I am blessed.  I have a wonderful education, bright career prospects, a home, and reliable transportation.  I am surrounded by friends and family who support and love me unconditionally.  Even though I am not yet a mom, I know where I will send my children to day-care and later school.  I have a fully-developed support systems, resources, and options.  And I am still scared.

I can’t imagine facing parenthood in the middle of adolescence or even in young adulthood.  As a secondary teacher, I fully understand that adolescence and young adulthood is a time of discovering one’s identity.  That self-discovery requires space and support.  Unfortunately, that is precisely what many young mothers lack just when they need it most.  Grace’s Table is seeking to provide that space and support for young mothers in Grand Rapids, Michigan.  I invite you join me in learning more about Grace’s Table, their mission, and what space for grace is all about.

Grace’s Table – Growth

#spaceforgrace

Dreaming Big

Bold and Brave

I am not sure when I settled, but I did.  Why am I content to shortchange myself?  Anything can happen.  I need to remind myself of that simple truth daily.

It is time I figured out exactly what I want.  The thing is that what I truly want are things out of my control.  How do I balance that with working towards other goals over which I do have some control?  This is the type of question that keeps me awake at night.  I am no longer content to sit on the sidelines and let things happen.  I would love to know precisely when I stopped trying.  As much as I hate to admit this to myself, I never stopped caring.  I did stop trying.

The sad thing is that I’ve always wanted to do it all:  wife, mother, teacher, business owner, and writer.  I am not even a wife or mother yet, and still the other three on my list give me fits.  My sister Erica thinks I am nuts for wanting to teach and help take over our parents’ seasonal business.  She points out that things are much different in education and our business when compared to the days when our mom balanced both.  I agree.  Still, Erica underestimates me.  I can and will have it all – just not all at once.

Frankly, it kills me when people give up on their dreams.  Why should I give up on mine?  I do not care if my plans are hard.  The best things in life are hard.  Nothing worthwhile is ever easy.  I wish more people realized how much potential lies within everyone.  We would all either be much happier – or lost in sorrow when we realize what we could have had if only we hadn’t given up.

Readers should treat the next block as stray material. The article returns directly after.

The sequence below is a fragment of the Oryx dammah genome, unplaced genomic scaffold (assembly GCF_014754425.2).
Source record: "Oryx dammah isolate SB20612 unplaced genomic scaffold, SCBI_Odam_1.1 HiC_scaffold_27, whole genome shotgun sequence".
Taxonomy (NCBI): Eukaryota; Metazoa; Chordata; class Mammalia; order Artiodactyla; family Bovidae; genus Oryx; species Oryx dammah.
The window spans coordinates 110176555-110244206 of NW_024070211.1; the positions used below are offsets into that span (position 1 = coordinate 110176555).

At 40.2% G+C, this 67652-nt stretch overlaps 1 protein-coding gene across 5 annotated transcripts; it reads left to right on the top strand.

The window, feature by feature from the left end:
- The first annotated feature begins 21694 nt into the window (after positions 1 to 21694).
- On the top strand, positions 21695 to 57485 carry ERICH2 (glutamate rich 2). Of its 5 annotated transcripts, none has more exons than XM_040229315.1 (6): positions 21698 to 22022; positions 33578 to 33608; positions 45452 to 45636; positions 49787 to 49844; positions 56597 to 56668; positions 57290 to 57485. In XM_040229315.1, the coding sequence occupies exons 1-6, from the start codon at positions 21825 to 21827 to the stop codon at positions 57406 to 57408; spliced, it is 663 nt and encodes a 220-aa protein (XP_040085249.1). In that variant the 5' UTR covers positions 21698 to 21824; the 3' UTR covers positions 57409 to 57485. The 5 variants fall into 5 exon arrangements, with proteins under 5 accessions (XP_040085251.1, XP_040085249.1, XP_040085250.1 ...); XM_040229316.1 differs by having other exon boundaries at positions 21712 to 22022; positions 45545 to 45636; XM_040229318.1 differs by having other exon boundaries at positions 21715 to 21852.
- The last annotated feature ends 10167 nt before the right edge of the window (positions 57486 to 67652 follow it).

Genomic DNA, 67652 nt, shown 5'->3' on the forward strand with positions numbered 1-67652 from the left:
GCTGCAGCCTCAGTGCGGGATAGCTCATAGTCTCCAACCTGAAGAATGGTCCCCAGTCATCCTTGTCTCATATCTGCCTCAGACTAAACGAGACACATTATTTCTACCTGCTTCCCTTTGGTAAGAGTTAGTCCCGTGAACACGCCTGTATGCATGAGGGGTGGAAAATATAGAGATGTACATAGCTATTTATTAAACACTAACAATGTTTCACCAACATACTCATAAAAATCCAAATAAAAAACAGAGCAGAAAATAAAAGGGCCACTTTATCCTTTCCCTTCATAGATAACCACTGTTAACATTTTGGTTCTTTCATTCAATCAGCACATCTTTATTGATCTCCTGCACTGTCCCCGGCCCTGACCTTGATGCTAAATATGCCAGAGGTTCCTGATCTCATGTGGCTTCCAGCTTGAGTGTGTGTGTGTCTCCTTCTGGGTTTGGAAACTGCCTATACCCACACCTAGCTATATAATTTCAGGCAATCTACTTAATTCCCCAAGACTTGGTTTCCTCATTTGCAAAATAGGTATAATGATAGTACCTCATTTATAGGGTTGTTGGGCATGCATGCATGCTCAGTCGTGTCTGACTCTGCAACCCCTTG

If you are betting against me, be prepared to lose.  I am far from done.

Rumi Quote

The Writing Life

Me and My Dad – Camp Russell 1981

Sometimes the perfect word of encouragement comes out of nowhere.  For years now, I have equated my dad’s love of hunting, fishing, and all things outdoors with my love of reading, writing, and all things academic.  My dad built his life and lifestyle around his hobbies, and I hope one day to do the same.  Even though I long ago made this connection, I never explained it to my dad.  I never fully shared it with him.  He has no idea that I am as passionate about reading and writing as he is about hunting and fishing – at least I didn’t think so.  Well, I found out from my mom that my dad thinks I am meant to be a writer.  My jaw dropped.  I must let him know how much this means to me.  It is exactly what I needed to hear.

The thing is that I wouldn’t consider my dad and I particularly close.  Sure, we love each other.  We even go out of our way to tell each other that we love each other often.  It is just that we don’t have much in common.  In fact, I spend a lot more time with my mom simply because of how much we do have in common.

It is funny how time changes things.  As a child, Dad took me everywhere.  I was his sidekick.  Some of my best and earliest memories involve my dad – everything from watching him play basketball and softball to working at the canoe livery to hanging out at deer camp.

As an adult, we bonded over taking care of his mom and running the canoe livery.  My brother Garrett and I will be picking up where our parents left off:  We will be the new owners of Russell Canoe Livery once Dad decides to retire.  Yet, Dad and I don’t spend much time together.  Hopefully that will change.

One writing project I plan to attack sooner rather than later is my dad’s hunting stories.  I need to pick up where his cousin Lugene left off.  For many years I knew that she planned to write that book.  In fact, she even recorded several of his stories.  Sadly, she passed away before she could finish the project.  In the years since she passed away, it slowly dawned on me that it is now up to me to write the book.  My dad is a wonderful storyteller, but he is not a writer.  Hopefully this project will bring us closer together.  I am one lucky woman to have such support from my parents.